Five Ways to Streamline your Sentences by Tony Spencer-Smith

The best sentences use a minimum of words to achieve their purpose. They slip easily into the minds of your audience and don't give them the verbal equivalent of atherosclerosis. As Truman Capote said: "I believe more in the scissors than I do in the pencil." Here are five ways good editors cut the clutter: 1. Take a rapier to redundancies. ...

Sulari Gentill on Historical Fiction

Can you tell us about your path into writing historical fiction? What drew you into the past? I'm not sure that there was ever a single event that inspired me to start writing... it was just something I tried. Once I did start, however, it very quickly became as natural and as necessary as breathing. Initially, I undertook research for my ...

The head-space for clarity at Varuna, the Writers’ House by Jacqui Dent

The first time I went on a residency at Varuna, my writing consultant, Carol Major, advised me not to worry too much about getting words on the page. I was surprised and – to be honest – relieved. In the five years since I had graduated from my creative writing degree I had become a slave to words on the page. ...

Writing Short Fiction with Maxine Beneba Clarke

Maxine Beneba Clarke is the author of poetry collections Gil Scott Heron is on Parole and Nothing Here Needs Fixing. Her short fiction collection Foreign Soil won the 2015 Victorian Premier's Award for a Unpublished Manuscript, The SMH Best Young Novelist 2015 and the Indie Book Award For Debut Fiction, and was shortlisted for The Stella Prize, The Dobbie Award ...

Member Congratulations

Congratulations to the following NSW Writers' Centre members for their recent achievements! It is great to see members publishing novels, receiving fellowships and winning poetry awards. Inspiring stuff to keep putting pen to paper! Hugh Allan’s poem “The Ballad of Beryl and Ned” won first prize in the humour category of the Henry Lawson Festival in June this year. Michael Costello had ...

Book Review: Almost Sincerely by Zoë Norton Lodge

Zoë Norton Lodge is a comedic goddess. You may know her as the cat lady from The Checkout, a presenter on The Chaser’s Media Circus and the creator of ABC’s live storytelling program, Story Club. As if that wasn’t enough, Zoë has put the rest of us mere mortals to shame with the release of her kick-ass book Almost Sincerely. Thanks a lot, Zoë. Part memoir, ...

On Poetry with Lisa Jacobson

Lisa Jacobson is an award-winning poet and fiction writer. Her collections of poetry are Hair & Skin Teeth (1995), The Sunlit Zone (2012), which won the Adelaide Festival John Bray Poetry Award and was shortlisted in four other national awards, and South in the World (2014). In 2011 she won the Bruce Dawe National Poetry Prize. What first got you interested ...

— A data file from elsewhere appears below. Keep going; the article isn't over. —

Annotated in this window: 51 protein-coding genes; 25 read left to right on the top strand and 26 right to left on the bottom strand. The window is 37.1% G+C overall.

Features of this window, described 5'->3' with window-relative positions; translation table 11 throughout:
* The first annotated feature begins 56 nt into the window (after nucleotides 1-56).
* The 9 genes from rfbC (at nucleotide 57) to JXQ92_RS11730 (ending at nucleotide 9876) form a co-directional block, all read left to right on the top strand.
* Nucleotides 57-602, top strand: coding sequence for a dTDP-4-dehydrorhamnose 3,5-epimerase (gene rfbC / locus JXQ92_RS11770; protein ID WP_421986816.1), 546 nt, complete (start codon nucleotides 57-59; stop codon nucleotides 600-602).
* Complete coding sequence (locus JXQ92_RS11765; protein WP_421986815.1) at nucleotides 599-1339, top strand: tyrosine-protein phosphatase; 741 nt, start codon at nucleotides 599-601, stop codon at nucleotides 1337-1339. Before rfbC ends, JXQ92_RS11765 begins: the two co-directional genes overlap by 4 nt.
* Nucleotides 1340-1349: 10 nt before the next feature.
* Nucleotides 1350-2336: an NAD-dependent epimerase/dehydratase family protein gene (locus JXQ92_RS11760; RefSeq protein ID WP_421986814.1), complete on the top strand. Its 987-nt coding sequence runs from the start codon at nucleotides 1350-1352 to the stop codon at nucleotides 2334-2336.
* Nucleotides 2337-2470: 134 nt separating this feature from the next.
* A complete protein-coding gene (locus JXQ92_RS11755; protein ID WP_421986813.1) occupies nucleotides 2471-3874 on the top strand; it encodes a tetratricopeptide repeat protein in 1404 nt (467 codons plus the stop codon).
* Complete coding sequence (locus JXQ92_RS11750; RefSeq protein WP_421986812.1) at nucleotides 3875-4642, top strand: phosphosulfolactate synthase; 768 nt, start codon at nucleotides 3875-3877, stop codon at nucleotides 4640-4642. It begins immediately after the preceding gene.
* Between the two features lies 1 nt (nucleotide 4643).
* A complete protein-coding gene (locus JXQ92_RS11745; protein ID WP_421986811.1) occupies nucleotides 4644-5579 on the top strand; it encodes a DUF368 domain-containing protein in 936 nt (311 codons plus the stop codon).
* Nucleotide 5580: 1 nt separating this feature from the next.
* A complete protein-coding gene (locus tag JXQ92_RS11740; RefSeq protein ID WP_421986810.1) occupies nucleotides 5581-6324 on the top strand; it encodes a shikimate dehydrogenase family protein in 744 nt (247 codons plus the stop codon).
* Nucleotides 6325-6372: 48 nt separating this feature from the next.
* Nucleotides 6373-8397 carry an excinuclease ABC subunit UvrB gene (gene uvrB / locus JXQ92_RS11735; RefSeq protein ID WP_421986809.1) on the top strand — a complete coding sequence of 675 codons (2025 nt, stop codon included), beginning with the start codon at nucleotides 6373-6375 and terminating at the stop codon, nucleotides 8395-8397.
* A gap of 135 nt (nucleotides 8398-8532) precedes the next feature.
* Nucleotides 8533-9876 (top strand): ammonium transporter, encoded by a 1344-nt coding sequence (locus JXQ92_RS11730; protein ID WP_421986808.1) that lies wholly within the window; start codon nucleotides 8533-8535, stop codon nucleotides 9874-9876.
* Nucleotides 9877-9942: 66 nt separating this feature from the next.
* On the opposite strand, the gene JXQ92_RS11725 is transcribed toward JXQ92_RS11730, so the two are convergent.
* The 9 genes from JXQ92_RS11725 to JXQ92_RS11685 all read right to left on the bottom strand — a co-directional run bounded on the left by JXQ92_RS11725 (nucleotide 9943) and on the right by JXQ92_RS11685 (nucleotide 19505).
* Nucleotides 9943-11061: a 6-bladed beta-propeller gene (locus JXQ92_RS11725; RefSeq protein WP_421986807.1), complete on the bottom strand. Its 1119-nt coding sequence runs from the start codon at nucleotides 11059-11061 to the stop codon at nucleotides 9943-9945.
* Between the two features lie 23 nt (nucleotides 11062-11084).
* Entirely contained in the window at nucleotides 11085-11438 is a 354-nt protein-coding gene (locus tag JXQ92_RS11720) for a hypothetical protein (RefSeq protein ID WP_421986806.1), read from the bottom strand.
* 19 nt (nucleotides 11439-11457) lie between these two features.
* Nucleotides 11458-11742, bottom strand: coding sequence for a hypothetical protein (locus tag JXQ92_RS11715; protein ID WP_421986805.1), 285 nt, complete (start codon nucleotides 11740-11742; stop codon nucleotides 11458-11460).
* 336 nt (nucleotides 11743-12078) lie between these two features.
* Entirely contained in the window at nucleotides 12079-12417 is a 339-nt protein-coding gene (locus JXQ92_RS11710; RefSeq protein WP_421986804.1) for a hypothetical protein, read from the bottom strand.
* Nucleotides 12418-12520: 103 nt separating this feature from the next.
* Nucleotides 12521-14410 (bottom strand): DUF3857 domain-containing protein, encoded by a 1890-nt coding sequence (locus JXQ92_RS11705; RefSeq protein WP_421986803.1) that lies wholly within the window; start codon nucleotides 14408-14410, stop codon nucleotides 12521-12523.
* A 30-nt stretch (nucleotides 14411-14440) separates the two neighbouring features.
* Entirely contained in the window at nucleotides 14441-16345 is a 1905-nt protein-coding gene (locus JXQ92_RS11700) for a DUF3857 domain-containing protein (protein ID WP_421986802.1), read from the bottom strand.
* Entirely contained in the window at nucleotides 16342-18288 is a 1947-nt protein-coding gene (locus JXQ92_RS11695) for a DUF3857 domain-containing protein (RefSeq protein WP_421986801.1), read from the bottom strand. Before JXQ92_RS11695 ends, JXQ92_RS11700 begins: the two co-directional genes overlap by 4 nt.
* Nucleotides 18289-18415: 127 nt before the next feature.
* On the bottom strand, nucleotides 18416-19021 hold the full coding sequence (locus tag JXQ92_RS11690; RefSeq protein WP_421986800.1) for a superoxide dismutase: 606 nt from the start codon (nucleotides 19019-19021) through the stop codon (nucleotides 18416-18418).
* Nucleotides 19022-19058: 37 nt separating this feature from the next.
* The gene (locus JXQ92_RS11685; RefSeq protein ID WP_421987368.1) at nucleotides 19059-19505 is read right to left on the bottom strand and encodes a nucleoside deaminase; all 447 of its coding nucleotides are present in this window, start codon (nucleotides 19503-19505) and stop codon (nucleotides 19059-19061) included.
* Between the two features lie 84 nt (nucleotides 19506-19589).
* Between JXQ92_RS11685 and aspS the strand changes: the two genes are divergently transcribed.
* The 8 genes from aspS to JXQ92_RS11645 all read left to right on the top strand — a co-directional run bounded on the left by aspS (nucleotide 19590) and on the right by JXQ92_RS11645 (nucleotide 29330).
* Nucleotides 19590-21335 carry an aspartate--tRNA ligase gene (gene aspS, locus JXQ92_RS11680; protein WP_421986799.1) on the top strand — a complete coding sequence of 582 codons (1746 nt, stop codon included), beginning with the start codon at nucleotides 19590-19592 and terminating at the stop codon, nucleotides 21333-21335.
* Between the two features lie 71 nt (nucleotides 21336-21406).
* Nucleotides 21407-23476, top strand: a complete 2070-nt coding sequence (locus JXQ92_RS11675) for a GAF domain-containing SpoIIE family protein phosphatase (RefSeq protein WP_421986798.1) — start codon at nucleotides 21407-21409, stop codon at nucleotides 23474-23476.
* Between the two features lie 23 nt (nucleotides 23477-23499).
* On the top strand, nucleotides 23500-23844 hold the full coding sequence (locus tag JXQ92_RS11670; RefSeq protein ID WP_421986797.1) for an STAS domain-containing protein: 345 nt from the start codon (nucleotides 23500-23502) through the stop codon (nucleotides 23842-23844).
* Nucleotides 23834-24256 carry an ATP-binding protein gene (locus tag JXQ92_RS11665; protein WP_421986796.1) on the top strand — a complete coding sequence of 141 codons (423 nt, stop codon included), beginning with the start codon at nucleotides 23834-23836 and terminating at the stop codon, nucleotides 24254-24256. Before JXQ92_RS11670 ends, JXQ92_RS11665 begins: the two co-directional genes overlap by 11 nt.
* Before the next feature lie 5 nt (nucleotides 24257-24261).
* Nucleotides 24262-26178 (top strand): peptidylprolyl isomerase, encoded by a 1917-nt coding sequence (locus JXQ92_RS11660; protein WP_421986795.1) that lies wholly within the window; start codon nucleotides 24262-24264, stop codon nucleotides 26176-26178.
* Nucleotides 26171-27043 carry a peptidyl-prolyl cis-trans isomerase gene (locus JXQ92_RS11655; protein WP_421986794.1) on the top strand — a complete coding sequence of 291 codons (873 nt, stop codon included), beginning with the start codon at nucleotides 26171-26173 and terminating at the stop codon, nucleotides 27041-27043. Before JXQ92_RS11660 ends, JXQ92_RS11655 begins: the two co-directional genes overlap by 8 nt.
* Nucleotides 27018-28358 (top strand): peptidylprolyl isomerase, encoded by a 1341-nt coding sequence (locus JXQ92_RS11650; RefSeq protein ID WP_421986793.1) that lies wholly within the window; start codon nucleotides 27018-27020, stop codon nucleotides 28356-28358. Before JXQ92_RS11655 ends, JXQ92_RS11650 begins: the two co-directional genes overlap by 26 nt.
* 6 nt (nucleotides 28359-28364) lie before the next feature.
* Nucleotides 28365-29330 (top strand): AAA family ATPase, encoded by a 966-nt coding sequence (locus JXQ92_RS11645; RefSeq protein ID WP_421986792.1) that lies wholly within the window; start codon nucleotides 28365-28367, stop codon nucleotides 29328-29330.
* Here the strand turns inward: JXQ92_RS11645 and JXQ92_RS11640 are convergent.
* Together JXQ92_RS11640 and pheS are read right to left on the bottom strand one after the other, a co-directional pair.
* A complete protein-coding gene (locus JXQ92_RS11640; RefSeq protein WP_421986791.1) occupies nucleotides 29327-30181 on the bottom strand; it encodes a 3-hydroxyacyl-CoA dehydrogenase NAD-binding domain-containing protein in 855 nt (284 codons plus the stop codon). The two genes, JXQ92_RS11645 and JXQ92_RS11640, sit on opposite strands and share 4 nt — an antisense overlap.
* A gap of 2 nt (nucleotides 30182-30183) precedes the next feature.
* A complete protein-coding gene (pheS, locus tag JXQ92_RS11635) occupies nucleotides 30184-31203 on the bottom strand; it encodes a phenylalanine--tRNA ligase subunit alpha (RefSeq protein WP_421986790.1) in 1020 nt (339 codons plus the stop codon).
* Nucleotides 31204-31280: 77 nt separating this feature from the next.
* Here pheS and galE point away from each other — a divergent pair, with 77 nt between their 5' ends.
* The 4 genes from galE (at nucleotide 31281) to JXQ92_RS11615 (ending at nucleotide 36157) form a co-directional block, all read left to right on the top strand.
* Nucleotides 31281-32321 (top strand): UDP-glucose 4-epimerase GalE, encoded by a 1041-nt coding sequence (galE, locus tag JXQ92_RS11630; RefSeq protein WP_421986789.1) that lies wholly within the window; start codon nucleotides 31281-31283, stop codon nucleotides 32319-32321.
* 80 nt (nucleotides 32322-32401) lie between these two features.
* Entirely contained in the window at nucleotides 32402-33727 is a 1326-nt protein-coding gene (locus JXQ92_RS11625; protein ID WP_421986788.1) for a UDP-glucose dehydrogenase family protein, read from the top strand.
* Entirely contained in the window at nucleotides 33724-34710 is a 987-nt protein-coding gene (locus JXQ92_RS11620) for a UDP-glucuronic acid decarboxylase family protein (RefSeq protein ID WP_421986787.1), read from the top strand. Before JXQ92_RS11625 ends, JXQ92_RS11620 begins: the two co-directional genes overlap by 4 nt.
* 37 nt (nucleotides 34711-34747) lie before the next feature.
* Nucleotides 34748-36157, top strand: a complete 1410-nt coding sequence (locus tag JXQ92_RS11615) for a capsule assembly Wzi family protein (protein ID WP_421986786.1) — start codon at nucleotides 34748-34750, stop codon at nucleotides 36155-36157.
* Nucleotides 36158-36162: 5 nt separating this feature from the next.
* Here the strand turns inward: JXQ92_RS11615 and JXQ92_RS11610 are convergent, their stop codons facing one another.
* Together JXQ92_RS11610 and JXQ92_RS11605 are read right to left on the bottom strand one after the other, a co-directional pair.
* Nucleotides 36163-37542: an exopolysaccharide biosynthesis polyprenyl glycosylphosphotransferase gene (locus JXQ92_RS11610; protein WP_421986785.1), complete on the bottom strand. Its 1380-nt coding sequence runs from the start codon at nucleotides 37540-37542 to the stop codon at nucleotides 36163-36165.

Writing on Our Calendar

Welcome to Writing on Our Calendar! We will feature a monthly calendar that serves up our tasting plate of literary events and happenings around town. NSW Writers' Centre staff share things to do and see that they’ve got highlighted in their diaries. Find out what’s happening and keep your finger on NSW’s social literary pulse. We will present a listing ...

Randolph Stow Research Materials

Randolph Stow was a West Australian writer and is the subject of the NSW Writers' Centre event Honouring: Randolph Stow at the NSW State Library on Saturday 29 August 2015. To read an introduction to these research materials, click here.   Fiction A Haunted Land, Macdonald, 1956 The Bystander, Macdonald 1957 To the Islands, Macdonald, 1958.  Republished Text Classics, 2015 Tourmaline, Macdonald, 1963. Text Classics, 2015 The ...

Julia Tsalis on Honouring Randolph Stow

In researching speakers and material for the NSW Writers’ Centre event Honouring: Randolph Stow I had the pleasure of not only re-connecting with Stow’s work but also discovering that he was not the person I had thought him to be. In 2014, the NSWWC introduced a new series of events, Honouring Australian Writers, to pay tribute to and reconnect people with ...

Poetry Book Review: Inside My Mother by Ali Cobby Eckermann

In the title poem of Inside My Mother, we are immersed in the retching, garbled moments of someone between life and death. The narrator’s need to soften her mother’s hair with leaves is an intimate ritual that unfolds slowly—at times grotesque, other times clear and still. We feel we are witnessing something terrible, and sweet, perhaps something we haven’t earned ...

Beth Yahp on Creativity

"In order to create, we draw from our inner well. This inner well, an artistic reservoir, is ideally like a well-stocked trout pond. We've got big fish, little fish, fat fish, skinny fish - an abundance of artistic fish to fry. As artists, we must realise that we have to maintain this artistic ecosystem." - Julia Cameron How do we nourish ...

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